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Discussion Starter · #1 · (Edited)
Unlike the common through La Defense is not the CBD of Paris nor its biggest business district.
The biggest business district of Paris is called QCA (Quartier Central des Affaires), it has 8 million m² 90 million sq ft of office and 400,000 employements, it is the biggest business district in Europe along with London City.


http://www.webimm.com/statistique/zonesgeo.asp

Well this first part will show a rather homogenious architecture, but don't be fooled the architecture is diverse in this district, this part is not the best exemple to prove it.
Many building look old but infact were building in the from last decade to nowaday.
This method is called facadism, they destroy an old building but they let the old facade and they build a new building inside.
I am not a big fan of this method I prefer to have a modern looking building. :)
Don't worry there is also building with modern facade in QCA. :eek:kay:

There is places that I have already showed and many new places that I did not even knew before.

1. We begin at Pyramides, the place where stop my bus.

2. Avenue de L'Opera, maybe the last busy important way in Central Paris, see the first Starbucks in our trip.

3.

4. I love Opera, interresting name for a tendy restaurant, quite empty because these picture were took before 12 p.m.

5. The Avenue de l'Opera is architecturally homogenious but it is not the case of the whole QCA.

6. According me the avenue lacks of glassy buildings. :D

7.

8.

9. Even in Opera district there is some glassy building.

10. I like this red brick building.

11. Avenue de L'Opera, homogenious with many fake old buildings but beautiful.

12. Brasserie, Japanese restaurants, Chinese restaurants, Korean restaurants, Italian restaurants, north african restaurants, Kebab, and some french restaurants I like the diversity.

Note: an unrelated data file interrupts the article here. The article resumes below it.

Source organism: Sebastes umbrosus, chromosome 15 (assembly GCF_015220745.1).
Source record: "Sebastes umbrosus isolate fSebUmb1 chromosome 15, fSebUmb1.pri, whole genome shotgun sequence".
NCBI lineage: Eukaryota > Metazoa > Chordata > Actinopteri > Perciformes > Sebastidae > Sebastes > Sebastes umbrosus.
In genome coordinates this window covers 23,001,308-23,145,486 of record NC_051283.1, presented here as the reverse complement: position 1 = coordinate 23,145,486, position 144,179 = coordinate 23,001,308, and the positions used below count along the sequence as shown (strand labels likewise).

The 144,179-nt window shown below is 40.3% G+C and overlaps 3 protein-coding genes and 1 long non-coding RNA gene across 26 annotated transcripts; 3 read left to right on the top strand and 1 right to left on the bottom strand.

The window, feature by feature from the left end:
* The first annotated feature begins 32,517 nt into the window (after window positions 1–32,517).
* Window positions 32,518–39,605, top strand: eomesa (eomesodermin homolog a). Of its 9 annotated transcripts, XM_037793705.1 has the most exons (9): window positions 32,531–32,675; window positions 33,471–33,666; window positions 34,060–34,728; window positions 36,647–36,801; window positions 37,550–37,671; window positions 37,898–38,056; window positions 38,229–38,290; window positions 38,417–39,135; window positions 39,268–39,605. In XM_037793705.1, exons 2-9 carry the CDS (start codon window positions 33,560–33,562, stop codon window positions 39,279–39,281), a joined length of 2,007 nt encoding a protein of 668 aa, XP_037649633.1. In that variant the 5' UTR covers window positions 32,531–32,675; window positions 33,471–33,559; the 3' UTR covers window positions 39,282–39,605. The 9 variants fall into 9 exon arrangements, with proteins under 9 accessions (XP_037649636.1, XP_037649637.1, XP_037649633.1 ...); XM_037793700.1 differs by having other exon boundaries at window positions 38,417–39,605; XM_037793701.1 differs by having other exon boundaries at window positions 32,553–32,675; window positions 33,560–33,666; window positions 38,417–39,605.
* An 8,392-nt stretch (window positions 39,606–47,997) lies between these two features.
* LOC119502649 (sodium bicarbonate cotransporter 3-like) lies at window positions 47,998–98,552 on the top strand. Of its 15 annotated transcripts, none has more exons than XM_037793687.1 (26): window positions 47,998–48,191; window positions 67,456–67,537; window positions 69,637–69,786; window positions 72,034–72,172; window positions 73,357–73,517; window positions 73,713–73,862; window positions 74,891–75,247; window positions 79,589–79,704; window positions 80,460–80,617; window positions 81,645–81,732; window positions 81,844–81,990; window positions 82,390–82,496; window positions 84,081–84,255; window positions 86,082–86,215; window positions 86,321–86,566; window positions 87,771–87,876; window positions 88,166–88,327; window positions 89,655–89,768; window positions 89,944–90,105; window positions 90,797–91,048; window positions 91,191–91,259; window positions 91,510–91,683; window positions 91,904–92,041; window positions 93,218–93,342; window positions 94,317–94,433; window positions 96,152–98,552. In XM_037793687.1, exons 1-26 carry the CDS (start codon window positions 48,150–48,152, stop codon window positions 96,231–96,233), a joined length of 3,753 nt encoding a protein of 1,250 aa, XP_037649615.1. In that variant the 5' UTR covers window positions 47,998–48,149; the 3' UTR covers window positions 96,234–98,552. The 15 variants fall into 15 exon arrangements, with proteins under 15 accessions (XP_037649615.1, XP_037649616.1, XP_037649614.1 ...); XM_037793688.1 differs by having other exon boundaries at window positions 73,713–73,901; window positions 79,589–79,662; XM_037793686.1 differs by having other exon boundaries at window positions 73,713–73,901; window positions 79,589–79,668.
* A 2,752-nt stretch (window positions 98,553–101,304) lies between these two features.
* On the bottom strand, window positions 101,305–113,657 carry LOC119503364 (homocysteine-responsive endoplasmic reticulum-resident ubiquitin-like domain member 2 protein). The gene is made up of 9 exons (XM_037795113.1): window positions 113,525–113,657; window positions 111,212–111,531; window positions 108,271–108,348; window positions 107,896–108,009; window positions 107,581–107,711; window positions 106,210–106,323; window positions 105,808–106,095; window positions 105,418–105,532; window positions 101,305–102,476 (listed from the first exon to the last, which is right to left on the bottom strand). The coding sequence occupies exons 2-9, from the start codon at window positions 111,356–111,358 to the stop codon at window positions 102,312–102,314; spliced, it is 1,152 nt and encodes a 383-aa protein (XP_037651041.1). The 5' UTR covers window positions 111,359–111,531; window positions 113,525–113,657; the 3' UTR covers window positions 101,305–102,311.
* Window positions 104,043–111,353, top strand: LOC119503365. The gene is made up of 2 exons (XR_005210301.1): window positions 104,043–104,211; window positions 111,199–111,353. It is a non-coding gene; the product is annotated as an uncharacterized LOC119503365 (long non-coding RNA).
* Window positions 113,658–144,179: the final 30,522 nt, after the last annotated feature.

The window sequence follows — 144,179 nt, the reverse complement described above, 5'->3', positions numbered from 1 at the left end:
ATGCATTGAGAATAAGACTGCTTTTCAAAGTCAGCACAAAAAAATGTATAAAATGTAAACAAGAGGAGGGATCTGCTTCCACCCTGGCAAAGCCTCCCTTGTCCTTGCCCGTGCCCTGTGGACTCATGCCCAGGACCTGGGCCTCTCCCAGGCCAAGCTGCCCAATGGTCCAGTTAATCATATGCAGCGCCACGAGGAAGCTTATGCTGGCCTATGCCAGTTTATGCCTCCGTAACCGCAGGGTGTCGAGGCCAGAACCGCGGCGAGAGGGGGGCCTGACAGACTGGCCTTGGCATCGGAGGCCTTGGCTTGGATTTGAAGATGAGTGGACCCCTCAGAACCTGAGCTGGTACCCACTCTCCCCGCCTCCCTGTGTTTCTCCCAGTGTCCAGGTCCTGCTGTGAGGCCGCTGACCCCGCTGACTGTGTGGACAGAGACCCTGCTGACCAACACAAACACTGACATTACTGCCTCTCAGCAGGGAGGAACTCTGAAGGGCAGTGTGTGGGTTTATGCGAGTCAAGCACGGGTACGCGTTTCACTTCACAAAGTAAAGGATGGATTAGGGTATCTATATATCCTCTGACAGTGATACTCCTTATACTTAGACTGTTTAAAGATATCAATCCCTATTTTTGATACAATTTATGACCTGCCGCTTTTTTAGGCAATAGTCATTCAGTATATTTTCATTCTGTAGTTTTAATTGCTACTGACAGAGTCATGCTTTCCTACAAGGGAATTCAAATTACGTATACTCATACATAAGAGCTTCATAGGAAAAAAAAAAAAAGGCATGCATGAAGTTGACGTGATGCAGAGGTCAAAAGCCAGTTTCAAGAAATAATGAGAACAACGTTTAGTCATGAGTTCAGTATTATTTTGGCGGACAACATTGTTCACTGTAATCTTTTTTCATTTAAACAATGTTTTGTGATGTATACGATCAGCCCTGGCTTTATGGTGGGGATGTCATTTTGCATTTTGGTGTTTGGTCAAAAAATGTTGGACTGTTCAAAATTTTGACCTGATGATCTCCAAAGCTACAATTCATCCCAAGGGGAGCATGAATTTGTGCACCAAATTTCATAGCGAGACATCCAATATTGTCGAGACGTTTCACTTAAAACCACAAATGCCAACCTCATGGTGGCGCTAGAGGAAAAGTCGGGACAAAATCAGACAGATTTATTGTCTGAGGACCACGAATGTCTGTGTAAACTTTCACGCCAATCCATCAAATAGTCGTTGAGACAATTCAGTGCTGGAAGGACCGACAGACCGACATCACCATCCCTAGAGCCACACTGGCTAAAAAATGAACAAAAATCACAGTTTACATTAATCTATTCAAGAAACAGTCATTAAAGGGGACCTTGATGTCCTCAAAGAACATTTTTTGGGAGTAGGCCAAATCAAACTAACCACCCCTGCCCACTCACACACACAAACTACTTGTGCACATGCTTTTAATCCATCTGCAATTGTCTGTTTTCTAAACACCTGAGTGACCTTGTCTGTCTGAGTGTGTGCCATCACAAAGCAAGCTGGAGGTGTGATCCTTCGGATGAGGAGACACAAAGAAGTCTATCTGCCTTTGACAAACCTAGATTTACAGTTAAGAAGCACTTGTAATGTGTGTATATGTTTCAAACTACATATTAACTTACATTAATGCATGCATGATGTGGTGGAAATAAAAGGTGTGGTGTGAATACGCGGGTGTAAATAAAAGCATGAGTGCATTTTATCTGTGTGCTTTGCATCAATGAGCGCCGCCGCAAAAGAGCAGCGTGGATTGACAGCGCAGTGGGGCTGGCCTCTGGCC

13. Incredible, people on the Avenue de l'Opera I joke, it is common on working day and due at tourists.

14. Fake old building, infact only the facade is historical, the building inside was built in the 1990's 2000's.

15. Rue Louis le Grand.

16.

17.

18.

19. Rue du Quatre Septembre.

20.

21.

22.

23.

24. Boulevard des Capucines, empty here but crowded in lunch time.

25.

26.

27. Well second, I like its facade.

28.

29. Intersection with Avenue de l'Opera.

30.

31.

32.

33.

34. I hesitated to post this picture because it look too touristy, this is a little bonus. ;)

35. The famous Rue de la Paix with the Place Vendome.

36. Crossing

37. Another crossing. It is green but it is not a Starbucks. :D

38. We continue in the Boulevard des Capucines.

39.

40.

41.

42. They tried to build a glassy building in Parisian old style, if you want my opinion they failed :|, a fully modern style building would a way better.

43.

44. Rue Scribe.

45. Old England.

46. Rue Daunou.

47. Alway in Boulevard des Capucines

48.

49. Oh the beautiful 1910's facade.

50. Now if we look inside, oh the quite nice 1990's office buildings. :lol:

51. It look authentic, I don't know how many people fall into this trap when they go in Paris because it is really frequent.

52. Here it is authentic.

53.

54. This complex is quite empty, maybe busier in lunch times. :shrug:

55. Fine English Furniture : Paris - Brussels.

56. Rue Auber

57. Sorry for the bad quality, entrance of RER A Auber station.

58.

59. Rue Boudreau

60. Revoila Boulevard des Capucines.

61.

62. The Famous Olympia.

63.

64. A new building with a 1930's facade u/c, well soon completed

65. Rue Caumartin.

66.

67. Rue des Capucines.

68. Boulevard des Capucines.

69. Rue de Seze, maybe you may not notice it.

70. Third... :D